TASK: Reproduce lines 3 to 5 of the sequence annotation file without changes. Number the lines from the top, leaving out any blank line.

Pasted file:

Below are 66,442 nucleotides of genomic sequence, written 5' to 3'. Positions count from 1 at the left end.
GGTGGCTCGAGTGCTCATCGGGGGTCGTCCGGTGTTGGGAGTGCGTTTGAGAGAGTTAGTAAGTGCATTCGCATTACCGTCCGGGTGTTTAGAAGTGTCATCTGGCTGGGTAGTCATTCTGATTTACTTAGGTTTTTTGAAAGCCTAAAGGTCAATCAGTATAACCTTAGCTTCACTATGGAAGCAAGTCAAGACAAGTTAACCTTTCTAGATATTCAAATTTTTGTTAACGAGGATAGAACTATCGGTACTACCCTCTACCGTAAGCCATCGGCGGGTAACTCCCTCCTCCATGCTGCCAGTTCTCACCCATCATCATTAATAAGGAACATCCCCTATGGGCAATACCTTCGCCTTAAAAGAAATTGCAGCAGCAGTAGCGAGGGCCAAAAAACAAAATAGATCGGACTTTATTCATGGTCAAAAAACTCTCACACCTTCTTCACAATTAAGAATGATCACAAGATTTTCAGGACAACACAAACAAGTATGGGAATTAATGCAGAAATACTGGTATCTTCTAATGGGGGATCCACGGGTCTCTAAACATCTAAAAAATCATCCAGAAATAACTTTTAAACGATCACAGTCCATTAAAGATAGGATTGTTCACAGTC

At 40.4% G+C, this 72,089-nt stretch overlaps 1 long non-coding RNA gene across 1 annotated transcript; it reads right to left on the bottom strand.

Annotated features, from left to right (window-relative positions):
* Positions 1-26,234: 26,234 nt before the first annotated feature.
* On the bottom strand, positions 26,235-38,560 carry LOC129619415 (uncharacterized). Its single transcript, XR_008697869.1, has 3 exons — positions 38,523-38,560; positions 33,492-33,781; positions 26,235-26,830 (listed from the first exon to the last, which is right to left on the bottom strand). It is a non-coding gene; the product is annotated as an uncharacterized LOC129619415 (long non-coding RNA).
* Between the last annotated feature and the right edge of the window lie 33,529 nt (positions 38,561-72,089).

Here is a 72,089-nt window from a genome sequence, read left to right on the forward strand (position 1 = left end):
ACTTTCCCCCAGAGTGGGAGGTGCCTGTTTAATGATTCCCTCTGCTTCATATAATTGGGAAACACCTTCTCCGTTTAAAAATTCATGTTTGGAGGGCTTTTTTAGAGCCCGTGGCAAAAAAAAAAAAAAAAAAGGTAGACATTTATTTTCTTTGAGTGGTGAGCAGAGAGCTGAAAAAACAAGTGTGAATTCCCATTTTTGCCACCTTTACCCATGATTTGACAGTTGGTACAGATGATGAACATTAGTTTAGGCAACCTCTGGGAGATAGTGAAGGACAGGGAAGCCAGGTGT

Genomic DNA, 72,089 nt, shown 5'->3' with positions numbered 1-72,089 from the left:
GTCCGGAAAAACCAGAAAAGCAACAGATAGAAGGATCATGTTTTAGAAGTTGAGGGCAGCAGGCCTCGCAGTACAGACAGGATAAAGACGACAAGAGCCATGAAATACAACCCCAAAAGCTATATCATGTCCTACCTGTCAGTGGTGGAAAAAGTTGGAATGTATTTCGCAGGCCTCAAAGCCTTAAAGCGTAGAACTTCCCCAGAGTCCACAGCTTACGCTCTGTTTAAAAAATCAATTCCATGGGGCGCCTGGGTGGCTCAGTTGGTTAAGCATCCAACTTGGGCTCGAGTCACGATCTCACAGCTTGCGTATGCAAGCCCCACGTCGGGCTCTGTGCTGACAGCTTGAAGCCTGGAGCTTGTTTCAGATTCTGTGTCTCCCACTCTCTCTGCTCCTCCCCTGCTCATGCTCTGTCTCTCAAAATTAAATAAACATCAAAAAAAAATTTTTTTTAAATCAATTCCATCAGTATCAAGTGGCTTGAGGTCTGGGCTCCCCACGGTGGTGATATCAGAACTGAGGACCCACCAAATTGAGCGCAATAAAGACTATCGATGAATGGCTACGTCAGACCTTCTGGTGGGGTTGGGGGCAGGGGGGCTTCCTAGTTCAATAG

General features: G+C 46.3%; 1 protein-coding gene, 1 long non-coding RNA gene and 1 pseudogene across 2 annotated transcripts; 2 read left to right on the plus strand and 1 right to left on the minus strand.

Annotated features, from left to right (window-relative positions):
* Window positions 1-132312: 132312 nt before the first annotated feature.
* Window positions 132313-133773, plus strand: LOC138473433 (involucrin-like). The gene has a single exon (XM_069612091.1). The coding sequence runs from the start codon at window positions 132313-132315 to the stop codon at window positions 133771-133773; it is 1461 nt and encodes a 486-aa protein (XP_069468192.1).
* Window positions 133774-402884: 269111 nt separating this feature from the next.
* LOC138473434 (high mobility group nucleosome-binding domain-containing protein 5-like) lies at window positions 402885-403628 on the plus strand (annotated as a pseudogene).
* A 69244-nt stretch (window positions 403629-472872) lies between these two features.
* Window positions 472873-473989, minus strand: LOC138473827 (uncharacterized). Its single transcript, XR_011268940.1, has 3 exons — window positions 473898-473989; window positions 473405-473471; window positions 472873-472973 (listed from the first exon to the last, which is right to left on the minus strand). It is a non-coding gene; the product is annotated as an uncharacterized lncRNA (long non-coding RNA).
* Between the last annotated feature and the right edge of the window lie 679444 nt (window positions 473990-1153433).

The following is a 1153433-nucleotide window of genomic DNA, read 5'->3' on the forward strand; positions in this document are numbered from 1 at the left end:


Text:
At 40.4% G+C, this 72,089-nt stretch overlaps 1 long non-coding RNA gene across 1 annotated transcript; it reads right to left on the bottom strand.

Annotated features, from left to right (window-relative positions):
* Positions 1-26,234: 26,234 nt before the first annotated feature.